Shared voices, different worlds: Process and product in the Food Dignity action research project

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Christine M. Porter
Hank Herrera
Daryl Marshall
Gayle M. Woodsum


Diversity of perspective makes for greater depth when painting a portrait of community life. But embracing the idea of representing true diversity in a formal research project is a whole lot easier than putting it into practice. The three dozen members of the Food Dignity action research team, now entering the fourth year of a five-year project, are intimately familiar with this challenge. In this article, four of the collaborators explore the intricacies of navigating what it means to bring together a genuine cross-section of community-based activists and academics in an effort to draw on one another’s professional and personal strengths to collect and disseminate research findings that represent the truth of a community’s experiences, and are ultimately disseminated in a way that brings tangible benefit to the heart and soul of that community. The authors include Food Dignity’s principal investigator (Porter) and three community organisers (Marshall, Herrera and Woodsum) in organisations that have partnered with Food Dignity. Two of the organisers (Herrera and Woodsum) also serve project-wide roles. These collaborators share their personal and professional hopes, struggles, concerns, successes and failures as participants in this cutting-edge effort to equalise community and university partnerships in research. Keywords: community-based participatory research (CBPR), food justice, equitable community-campus partnerships, food sovereignty, case study, action research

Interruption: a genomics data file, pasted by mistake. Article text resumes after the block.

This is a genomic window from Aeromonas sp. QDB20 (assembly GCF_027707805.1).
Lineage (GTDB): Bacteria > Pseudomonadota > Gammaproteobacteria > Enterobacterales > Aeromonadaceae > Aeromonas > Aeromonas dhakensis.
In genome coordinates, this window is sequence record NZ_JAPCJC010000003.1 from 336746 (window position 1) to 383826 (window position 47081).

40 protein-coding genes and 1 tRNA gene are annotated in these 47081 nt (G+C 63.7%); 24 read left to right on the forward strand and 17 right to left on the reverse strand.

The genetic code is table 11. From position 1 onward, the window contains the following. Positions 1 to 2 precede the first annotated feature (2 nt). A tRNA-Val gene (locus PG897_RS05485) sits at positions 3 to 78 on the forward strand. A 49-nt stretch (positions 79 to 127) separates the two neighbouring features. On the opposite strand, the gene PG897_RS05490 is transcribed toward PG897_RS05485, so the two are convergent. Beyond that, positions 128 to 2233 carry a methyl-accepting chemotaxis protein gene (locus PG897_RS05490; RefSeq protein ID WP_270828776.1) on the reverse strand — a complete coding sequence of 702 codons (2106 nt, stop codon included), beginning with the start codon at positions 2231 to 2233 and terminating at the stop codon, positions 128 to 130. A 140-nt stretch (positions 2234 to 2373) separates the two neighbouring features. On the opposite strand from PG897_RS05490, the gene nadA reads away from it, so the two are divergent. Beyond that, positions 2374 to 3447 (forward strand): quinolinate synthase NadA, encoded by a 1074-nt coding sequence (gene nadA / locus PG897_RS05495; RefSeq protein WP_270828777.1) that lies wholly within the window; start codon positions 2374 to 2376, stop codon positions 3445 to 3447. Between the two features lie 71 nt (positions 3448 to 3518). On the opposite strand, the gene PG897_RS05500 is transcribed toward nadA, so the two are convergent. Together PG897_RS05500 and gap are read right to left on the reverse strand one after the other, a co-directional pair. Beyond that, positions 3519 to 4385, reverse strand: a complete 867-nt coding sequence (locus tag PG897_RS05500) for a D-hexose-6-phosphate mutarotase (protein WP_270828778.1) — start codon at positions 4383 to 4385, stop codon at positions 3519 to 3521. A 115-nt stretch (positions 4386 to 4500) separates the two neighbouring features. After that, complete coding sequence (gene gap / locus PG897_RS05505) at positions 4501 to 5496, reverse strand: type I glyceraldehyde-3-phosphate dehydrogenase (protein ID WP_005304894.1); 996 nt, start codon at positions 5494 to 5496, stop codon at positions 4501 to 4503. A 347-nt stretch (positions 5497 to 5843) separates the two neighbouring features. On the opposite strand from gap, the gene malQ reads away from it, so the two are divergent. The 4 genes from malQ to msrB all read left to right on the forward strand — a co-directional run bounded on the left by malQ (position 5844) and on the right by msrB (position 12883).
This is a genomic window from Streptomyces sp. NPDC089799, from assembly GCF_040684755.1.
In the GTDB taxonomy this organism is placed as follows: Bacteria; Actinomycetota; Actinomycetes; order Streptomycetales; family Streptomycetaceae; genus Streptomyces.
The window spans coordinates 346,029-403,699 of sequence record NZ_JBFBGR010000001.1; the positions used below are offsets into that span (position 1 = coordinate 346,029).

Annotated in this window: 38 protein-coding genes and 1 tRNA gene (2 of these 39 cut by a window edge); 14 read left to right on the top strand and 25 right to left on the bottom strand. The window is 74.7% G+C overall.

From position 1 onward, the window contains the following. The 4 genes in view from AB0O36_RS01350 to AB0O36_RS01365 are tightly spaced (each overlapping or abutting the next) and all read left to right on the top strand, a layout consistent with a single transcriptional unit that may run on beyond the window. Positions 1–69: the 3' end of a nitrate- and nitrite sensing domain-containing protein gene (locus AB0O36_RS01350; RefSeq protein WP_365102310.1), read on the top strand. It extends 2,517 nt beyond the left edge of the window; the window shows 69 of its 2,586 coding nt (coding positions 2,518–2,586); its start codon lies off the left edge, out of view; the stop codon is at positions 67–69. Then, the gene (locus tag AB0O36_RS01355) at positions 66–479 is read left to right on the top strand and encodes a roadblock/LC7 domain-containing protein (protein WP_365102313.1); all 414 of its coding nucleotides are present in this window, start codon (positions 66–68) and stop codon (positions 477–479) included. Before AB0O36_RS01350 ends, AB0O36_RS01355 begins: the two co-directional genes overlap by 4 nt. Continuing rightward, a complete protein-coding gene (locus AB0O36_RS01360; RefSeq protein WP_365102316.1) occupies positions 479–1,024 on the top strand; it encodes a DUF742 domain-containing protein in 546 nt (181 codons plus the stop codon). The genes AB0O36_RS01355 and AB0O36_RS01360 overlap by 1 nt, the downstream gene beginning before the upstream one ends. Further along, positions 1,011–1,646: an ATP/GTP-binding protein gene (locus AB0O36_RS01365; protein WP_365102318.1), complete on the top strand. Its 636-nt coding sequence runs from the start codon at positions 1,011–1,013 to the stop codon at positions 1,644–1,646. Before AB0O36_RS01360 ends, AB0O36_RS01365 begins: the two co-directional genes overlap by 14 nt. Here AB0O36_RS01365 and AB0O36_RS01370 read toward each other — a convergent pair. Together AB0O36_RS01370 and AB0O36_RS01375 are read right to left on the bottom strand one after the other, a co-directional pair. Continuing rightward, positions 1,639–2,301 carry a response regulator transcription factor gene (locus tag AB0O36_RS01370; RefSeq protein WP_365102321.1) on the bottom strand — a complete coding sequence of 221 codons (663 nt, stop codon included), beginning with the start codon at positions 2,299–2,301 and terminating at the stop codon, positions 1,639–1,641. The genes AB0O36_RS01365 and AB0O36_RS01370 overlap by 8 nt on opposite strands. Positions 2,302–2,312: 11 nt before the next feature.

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Practice-based articles (Non-refereed)